In brief visual sallies supported by brief quotes from his writing – such as ‘Pandemonium: “I am up to my neck in visions”’, ‘Amerikanismus: “Day by day my hate for Germany gains, new, blazing nourishment”’ and ‘Nationalsocialismus: “The Devil alone knows how things will turn out”’ – Lars Fiske traces the one-sided conflict and follows the artists as he relocates to his long-loved-from-afar USA… and what happened next…

With this book there’s no half-measures. Oddly, I suspect that the reader will be best served if you know a lot about Grosz or nothing at all, but if he’s an artist you vaguely recall, there may be many rapid consultations of Wikipedia before you come away awed and amused…
© 2017 Lars Fiske, by arrangement with No Comprendo Press.

Like a Dog


By Zak Sally (Fantagraphics Books)
ISBN: 978-1-60699-165-7 (HB)

Some people do it for money or fame… and money. It doesn’t matter what form of creative endeavour “it” is. Whatever art-form you’re thinking of, there are those who are rewarded for their creative efforts (whether fairly or otherwise is another can of worms and I’m not going there) as they either work within or expand the boundaries of their medium, and there are the other sort. Sometimes the other sort gets really lucky and finds fame and fortune along the way.

Why am being so obtuse?

Because unless you are one of those other types that will produce paintings or music or poetry or whatever shapes and impels your life even after every other carbon-based life-form on the planet is dead – or worse yet, just ignores or humours you – then you have no idea of how powerful the compulsion to create can be.

Bassist and musician Zak Sally has travelled far (as a member of bands Low, Enemy Mine and The Hand) and dabbled in photography and all forms of print media, but what he is at his core is a cartoonist. He sees the world in terms of incidents, epigrams and bon mots he reproduces as sequential images. He has been producing stories, mini-comics, gags, nonfiction and biographical tales and even historical and political drama for over 20 years in his self-published ‘zine Recidivist, and other peoples productions such as Mome, Dirty Stories, The Drama, Comic Art Magazine and other places discerning enough to print them.

Even if they hadn’t, he would still have drawn them, and in 2009 they were collected in a magnificent hardback collection from Fantagraphics which gathered the first two issues of Recidivist in their entirety, and included another thirteen unique and compelling tales in a variety of styles and media, all copiously and tellingly annotated as an encore.

Personal favourites – and there are many – include the bleakly informative ‘Dresden’ (because haven’t we all wanted to be rock stars?), the graphically bold ‘Dread’ and ‘The War Back Home’ but, unfettered by commercial pressures, the author has been able to turn his attentions to whatever caught his eye and the book is a broad anthology of material ranging from horror to comedy to surreal dreamy pure imagery, all underpinned by a keen wit, a canny eye for design and a great ear for dialogue.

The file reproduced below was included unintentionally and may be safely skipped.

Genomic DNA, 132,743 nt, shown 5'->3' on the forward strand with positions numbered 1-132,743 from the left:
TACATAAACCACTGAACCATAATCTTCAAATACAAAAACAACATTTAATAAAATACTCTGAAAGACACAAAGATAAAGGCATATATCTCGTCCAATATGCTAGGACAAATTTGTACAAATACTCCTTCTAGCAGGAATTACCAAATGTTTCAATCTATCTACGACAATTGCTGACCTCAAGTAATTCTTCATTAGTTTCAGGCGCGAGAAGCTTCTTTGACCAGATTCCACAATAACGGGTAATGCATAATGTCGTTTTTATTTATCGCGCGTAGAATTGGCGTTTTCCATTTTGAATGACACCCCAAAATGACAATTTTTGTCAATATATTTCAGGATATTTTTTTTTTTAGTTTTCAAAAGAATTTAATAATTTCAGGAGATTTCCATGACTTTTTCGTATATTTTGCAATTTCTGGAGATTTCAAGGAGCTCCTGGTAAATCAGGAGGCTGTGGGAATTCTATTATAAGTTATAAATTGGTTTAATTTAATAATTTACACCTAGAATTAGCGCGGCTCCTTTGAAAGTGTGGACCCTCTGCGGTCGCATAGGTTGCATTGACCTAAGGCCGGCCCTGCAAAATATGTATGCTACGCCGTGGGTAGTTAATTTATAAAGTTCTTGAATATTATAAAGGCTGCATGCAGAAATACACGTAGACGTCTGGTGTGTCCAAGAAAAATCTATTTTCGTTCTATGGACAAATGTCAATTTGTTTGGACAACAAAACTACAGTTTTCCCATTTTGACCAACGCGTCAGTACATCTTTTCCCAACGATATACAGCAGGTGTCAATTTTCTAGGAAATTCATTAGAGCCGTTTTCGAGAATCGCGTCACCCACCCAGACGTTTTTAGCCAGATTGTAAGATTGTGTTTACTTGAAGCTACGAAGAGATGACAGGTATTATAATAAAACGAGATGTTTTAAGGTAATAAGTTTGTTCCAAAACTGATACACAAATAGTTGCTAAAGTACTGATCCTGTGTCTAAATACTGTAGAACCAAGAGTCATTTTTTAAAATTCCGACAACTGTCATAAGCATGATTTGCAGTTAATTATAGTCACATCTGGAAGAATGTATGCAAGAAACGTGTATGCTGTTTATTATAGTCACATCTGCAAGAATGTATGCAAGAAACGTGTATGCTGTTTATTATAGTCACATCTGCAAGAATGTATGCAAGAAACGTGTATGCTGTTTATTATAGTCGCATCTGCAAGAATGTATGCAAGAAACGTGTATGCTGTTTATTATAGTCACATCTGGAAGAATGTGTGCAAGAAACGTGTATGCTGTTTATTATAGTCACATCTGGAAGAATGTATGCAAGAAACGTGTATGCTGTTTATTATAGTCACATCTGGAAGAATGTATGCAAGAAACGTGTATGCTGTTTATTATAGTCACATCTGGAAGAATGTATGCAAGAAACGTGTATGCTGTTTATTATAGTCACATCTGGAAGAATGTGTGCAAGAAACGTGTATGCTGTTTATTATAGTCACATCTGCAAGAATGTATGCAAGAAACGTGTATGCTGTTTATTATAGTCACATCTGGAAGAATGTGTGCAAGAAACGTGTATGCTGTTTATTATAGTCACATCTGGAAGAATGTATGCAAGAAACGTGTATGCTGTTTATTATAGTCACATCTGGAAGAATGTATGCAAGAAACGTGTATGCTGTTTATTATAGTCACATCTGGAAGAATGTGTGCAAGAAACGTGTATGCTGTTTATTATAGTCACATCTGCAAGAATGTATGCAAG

Without doubt the best pieces are the utterly superb ‘At the Scaffold’ (an account of Fyodor Dostoyevsky’s imprisonment by the Tsar) and ‘The Man who Killed Wally Wood’ an “it-happened-to-me” recollection that will captivate any fanboy with an ear for scandal and rumour…

This is a gloriously rough-hewn and hands-on collection from a compulsive cartoonist and storyteller packaged with the flair and imagination that has become a trademark of the world’s leading publisher of fascinating comics. This book didn’t make much of an impact back then and won’t appeal to everybody (especially devotees of the superhero mainstream), but Sally’s dedication to innovation, exploration and imagination will astound and entrance anyone who knows capital “A” Art when they see it. This is a read that demands rescue, revivification, and resounding renown. Over to you, then…
© 2009 Zak Sally except where otherwise noted. All rights reserved.

Red Mother with Child (Louvre Collection)


By Christian Lax translated by Montana Kane (NBM/Musée du Louvre Éditions)
ISBN: 978-1-68112-257-1(HB) eISBN: 978-1-68112-258-8

In 2005 one of the greatest museums in the world began an intriguing ongoing project with the upstart art form of comics; inviting some of the world’s most accomplished masters of graphic narrative to create new works in response to the centuries of acquired treasures residing within the grand repository of arts, history and culture.

The tales are produced in close collaboration with the forward-looking authorities of the Louvre, dedicated to pushing the envelope of what can be accomplished by master craftsman inspired by their creative antecedents and forebears. These are no thinly-concealed catalogues of exhibition contents gift-wrapped in cartoon terms to gull potential visitors off their couches and into a stuffy edifice of public culture, but vibrant and challenging comics events calculated to make you think again about what creativity and history mean…